Maselli F.,CNR Institute of Neuroscience | Mari R.,LAMMA | Chiesi M.,CNR Institute of Neuroscience
International Journal of Remote Sensing | Year: 2013

A method has been recently presented to predict the net primary production (NPP) of Mediterranean forests by integrating conventional and remote-sensing data. This method was based on the use of two models, C-Fix and BIOME-BGC, whose outputs are combined with estimates of stem volume and tree age to predict the NPP of the examined ecosystems. This article investigates the possibility of deriving these two forest attributes from airborne high-resolution lidar data. The research was carried out in the San Rossore pine forest, a test site in Central Italy where several investigations have been conducted. First, estimates of stand stem volume and tree age were obtained from lidar data by application of a simplified method based on existing literature and a few ground measurements. The accuracy of these stand attributes was assessed by comparison with the independent ground data derived from a recent forest inventory. Next, the stem volume and tree age estimates were used to drive the NPP modelling strategy, whose outputs were evaluated against the inventory measurements of current annual increment (CAI). The simplified lidar data processing method produces stand stem volume and tree age estimates having moderate accuracy, which are useful to feed the modelling strategy and predict CAI at a stand level. This method's success raises the possibility of integrating ecosystem modelling techniques and lidar data for the simulation of net forest carbon fluxes. © 2013 Copyright Taylor and Francis Group, LLC. Source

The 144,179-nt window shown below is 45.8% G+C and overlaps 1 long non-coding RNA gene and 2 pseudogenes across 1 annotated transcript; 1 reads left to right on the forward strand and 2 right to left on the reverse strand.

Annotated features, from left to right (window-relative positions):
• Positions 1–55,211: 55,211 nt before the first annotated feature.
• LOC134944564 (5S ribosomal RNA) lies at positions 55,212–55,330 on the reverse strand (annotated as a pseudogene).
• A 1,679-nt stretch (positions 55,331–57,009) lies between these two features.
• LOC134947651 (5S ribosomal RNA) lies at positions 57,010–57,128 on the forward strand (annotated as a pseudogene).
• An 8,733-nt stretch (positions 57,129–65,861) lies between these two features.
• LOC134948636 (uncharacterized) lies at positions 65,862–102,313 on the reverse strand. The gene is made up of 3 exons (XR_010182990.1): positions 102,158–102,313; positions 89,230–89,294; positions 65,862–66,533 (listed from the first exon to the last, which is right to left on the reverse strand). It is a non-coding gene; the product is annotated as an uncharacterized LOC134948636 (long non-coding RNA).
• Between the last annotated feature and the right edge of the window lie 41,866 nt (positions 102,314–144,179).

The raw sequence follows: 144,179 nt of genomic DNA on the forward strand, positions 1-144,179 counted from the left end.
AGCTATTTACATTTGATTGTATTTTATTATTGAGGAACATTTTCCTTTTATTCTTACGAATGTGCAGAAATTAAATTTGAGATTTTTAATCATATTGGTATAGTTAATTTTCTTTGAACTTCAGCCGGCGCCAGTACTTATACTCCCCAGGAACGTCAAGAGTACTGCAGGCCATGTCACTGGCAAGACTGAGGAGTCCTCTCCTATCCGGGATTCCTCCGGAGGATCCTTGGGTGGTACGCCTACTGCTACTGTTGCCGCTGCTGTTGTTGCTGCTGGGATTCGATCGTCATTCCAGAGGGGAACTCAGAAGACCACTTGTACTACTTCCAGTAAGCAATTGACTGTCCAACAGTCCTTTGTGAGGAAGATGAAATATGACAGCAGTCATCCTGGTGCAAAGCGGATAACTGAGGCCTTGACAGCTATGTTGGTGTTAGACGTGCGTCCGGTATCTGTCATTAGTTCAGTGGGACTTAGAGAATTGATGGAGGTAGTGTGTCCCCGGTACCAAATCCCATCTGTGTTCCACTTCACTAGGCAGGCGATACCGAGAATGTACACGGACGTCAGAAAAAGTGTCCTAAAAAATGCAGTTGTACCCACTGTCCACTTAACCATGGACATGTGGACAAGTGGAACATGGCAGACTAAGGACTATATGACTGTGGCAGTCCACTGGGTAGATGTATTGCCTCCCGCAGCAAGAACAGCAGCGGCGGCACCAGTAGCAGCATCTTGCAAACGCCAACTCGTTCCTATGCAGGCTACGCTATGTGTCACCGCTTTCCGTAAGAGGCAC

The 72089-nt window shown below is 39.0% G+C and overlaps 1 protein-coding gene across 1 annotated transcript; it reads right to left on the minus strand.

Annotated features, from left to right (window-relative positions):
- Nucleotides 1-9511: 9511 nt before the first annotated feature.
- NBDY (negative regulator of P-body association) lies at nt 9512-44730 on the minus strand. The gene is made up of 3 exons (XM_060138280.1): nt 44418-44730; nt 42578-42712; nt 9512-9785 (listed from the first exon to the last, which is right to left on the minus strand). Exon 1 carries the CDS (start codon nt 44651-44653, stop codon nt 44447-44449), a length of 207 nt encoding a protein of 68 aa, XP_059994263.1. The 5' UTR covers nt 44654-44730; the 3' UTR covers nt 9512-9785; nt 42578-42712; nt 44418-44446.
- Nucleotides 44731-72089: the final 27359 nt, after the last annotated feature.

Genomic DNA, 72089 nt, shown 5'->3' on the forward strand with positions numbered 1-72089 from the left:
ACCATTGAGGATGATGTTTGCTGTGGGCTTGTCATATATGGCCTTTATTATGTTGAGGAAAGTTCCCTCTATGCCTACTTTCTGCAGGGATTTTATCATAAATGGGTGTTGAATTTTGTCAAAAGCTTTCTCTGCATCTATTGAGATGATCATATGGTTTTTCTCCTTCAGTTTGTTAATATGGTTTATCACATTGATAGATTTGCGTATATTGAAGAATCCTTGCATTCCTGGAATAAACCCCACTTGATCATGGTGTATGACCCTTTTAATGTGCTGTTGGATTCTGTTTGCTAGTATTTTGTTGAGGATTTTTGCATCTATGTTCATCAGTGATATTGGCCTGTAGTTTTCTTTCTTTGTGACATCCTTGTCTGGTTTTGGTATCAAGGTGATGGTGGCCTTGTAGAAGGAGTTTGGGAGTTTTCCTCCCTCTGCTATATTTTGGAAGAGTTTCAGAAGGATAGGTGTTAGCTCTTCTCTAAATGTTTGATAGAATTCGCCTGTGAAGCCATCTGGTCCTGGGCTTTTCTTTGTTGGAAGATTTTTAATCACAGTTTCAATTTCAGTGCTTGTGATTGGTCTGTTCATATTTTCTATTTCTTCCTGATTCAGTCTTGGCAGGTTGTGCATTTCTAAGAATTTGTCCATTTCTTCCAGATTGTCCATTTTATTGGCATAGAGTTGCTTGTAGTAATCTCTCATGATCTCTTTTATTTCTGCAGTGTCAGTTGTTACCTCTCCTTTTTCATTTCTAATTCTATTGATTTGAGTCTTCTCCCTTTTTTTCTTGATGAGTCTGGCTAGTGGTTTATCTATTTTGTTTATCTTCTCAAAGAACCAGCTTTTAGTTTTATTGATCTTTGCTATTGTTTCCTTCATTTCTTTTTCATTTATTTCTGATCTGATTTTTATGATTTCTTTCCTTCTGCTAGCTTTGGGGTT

Chiesi M.,CNR Institute for Biometeorology | Rapi B.,CNR Institute for Biometeorology | Battista P.,CNR Institute for Biometeorology | Fibbi L.,LAMMA | And 4 more authors.
European Journal of Remote Sensing | Year: 2013

A recent paper of our research group has proposed a simplified "water balance" model which predicts actual evapotranspiration (ETA) based on ground and remotely sensed data. The model combines estimates of potential evapotranspiration (ET0) and of fractional vegetation cover derived from NDVI in order to separately simulate transpirative and evaporative processes. The new method, named NDVI-Cws, was validated against latent heat measurements taken by the eddy covariance technique over various vegetation types in Central Italy. The current paper extends this validation to three other test sites in Tuscany for which reference data are obtained from different sources. In the first two sites (non-irrigated winter wheat and irrigated maize fields) seasonal reference ETA data series are obtained by the WinEtro model. In situ transpiration measurements are instead used as reference data for a deciduous oak forest stand. The ETA and transpiration estimates of the NDVI-Cws method are very similar to the reference data in terms of both annual totals and seasonal evolutions. Examples are finally provided of the model application for operationally monitoring ETA in Tuscany. Source